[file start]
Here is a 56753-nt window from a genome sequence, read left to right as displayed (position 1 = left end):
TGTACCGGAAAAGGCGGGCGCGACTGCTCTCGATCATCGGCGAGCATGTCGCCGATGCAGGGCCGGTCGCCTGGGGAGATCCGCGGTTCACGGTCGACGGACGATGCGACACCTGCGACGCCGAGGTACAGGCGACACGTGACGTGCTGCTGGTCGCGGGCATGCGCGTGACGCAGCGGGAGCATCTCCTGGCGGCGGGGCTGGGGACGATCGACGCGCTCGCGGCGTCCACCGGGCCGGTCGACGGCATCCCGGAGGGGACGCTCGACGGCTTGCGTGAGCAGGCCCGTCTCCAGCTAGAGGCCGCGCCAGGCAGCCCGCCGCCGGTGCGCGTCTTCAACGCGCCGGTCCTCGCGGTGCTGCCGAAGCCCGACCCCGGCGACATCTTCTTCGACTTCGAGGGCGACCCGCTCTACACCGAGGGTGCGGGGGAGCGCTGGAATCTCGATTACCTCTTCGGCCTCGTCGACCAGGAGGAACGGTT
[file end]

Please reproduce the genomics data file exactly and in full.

Here is a 56753-nt window from a genome sequence, read left to right as displayed (position 1 = left end):
TGTACCGGAAAAGGCGGGCGCGACTGCTCTCGATCATCGGCGAGCATGTCGCCGATGCAGGGCCGGTCGCCTGGGGAGATCCGCGGTTCACGGTCGACGGACGATGCGACACCTGCGACGCCGAGGTACAGGCGACACGTGACGTGCTGCTGGTCGCGGGCATGCGCGTGACGCAGCGGGAGCATCTCCTGGCGGCGGGGCTGGGGACGATCGACGCGCTCGCGGCGTCCACCGGGCCGGTCGACGGCATCCCGGAGGGGACGCTCGACGGCTTGCGTGAGCAGGCCCGTCTCCAGCTAGAGGCCGCGCCAGGCAGCCCGCCGCCGGTGCGCGTCTTCAACGCGCCGGTCCTCGCGGTGCTGCCGAAGCCCGACCCCGGCGACATCTTCTTCGACTTCGAGGGCGACCCGCTCTACACCGAGGGTGCGGGGGAGCGCTGGAATCTCGATTACCTCTTCGGCCTCGTCGACCAGGAGGAACGGTT